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    ABSTRACT: The Amazonian manatee (Trichechus inunguis) is uniparous and has a slow reproduction cycle due to a long gestation period and long interval between births. Even though protected by law, hunting remains one of the main causes hindering the natural population growth of this species in the wild. The histology and reproductive anatomy provide information on the history and reproductive status of the female and offer a tool for the conservation of the species. The present study describes the anatomy of the female reproductive tract in T. inunguis. It is based on materials from three reproductive tracts fixed in 10% buffered formalin. The ovaries, uterine tubes, uterus, vagina, and external genitalia are described. The hymen presents two tiny openings separated by a segment that, upon rupturing during the first copulation, should make up a single vaginal opening. A still intact hymen and the absence of placental scars in the uterus were found in one specimen. Additionally, the presence of a hemorrhagic body and Graafian follicles on the right ovary were observed, as well as whitish scars and among them, possible corpora albicantia. These findings suggest that T. inunguis undergoes infertile estrus cycles before its first gestation. Macroscopically, counting of the whitish scars is hindered by the small diameter of these structures. It is not possible to differentiate between the scars resulting from ruptured (corpora albicantia) and nonruptured follicles (regressed corpora atretica). The presence of whitish scars on both ovaries of the same specimen suggests their bilateral function in T. inunguis.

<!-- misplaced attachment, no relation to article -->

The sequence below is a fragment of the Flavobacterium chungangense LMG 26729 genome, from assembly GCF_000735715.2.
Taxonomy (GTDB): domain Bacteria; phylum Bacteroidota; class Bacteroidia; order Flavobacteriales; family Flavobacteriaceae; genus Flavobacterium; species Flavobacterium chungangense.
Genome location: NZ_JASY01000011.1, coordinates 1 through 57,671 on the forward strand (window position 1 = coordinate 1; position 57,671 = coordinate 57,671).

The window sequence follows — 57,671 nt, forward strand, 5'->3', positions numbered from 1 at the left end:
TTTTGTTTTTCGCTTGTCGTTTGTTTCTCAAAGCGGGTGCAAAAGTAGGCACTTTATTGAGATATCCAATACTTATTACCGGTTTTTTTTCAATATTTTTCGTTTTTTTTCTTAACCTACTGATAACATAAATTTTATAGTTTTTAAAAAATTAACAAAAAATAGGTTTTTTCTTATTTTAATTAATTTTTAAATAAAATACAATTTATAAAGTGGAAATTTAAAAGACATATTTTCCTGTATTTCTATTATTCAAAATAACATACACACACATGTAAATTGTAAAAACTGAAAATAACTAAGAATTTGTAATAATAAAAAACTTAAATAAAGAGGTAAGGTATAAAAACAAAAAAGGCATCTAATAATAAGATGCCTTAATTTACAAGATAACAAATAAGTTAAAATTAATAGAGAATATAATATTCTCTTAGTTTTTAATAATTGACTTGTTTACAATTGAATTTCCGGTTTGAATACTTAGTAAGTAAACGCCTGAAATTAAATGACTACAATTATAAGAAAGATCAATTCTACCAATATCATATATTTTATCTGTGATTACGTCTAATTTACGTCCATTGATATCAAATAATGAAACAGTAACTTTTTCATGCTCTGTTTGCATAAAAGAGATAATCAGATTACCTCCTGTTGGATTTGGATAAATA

The Anatomical Record Advances in Integrative Anatomy and Evolutionary Biology 06/2008; 291(5):557-64.